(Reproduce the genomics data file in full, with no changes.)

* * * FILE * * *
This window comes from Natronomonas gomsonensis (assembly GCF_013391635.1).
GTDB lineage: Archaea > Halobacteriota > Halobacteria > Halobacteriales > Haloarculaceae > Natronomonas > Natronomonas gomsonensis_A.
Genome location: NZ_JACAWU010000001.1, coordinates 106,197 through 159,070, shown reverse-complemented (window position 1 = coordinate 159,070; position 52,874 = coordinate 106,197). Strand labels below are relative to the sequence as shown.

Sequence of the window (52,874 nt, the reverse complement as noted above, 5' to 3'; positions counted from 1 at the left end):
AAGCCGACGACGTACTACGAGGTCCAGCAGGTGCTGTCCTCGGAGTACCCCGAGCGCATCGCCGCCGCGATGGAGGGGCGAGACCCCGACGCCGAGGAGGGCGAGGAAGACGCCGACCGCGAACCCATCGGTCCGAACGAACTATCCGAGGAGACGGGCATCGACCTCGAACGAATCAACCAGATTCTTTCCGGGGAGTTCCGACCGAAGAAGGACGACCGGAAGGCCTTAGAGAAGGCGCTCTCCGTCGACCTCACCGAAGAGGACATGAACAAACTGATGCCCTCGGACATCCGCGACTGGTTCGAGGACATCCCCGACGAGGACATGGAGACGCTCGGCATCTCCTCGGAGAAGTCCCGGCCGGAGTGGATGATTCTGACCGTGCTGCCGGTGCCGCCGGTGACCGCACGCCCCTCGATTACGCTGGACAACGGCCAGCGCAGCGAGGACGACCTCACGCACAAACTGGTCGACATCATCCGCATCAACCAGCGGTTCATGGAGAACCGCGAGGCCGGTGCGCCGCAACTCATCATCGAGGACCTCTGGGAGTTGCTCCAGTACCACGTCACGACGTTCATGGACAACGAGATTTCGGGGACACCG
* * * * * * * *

This window comes from Natronomonas gomsonensis (assembly GCF_013391635.1).
GTDB lineage: Archaea > Halobacteriota > Halobacteria > Halobacteriales > Haloarculaceae > Natronomonas > Natronomonas gomsonensis_A.
Genome location: NZ_JACAWU010000001.1, coordinates 106,197 through 159,070, shown reverse-complemented (window position 1 = coordinate 159,070; position 52,874 = coordinate 106,197). Strand labels below are relative to the sequence as shown.

Sequence of the window (52,874 nt, the reverse complement as noted above, 5' to 3'; positions counted from 1 at the left end):
AAGCCGACGACGTACTACGAGGTCCAGCAGGTGCTGTCCTCGGAGTACCCCGAGCGCATCGCCGCCGCGATGGAGGGGCGAGACCCCGACGCCGAGGAGGGCGAGGAAGACGCCGACCGCGAACCCATCGGTCCGAACGAACTATCCGAGGAGACGGGCATCGACCTCGAACGAATCAACCAGATTCTTTCCGGGGAGTTCCGACCGAAGAAGGACGACCGGAAGGCCTTAGAGAAGGCGCTCTCCGTCGACCTCACCGAAGAGGACATGAACAAACTGATGCCCTCGGACATCCGCGACTGGTTCGAGGACATCCCCGACGAGGACATGGAGACGCTCGGCATCTCCTCGGAGAAGTCCCGGCCGGAGTGGATGATTCTGACCGTGCTGCCGGTGCCGCCGGTGACCGCACGCCCCTCGATTACGCTGGACAACGGCCAGCGCAGCGAGGACGACCTCACGCACAAACTGGTCGACATCATCCGCATCAACCAGCGGTTCATGGAGAACCGCGAGGCCGGTGCGCCGCAACTCATCATCGAGGACCTCTGGGAGTTGCTCCAGTACCACGTCACGACGTTCATGGACAACGAGATTTCGGGGACACCG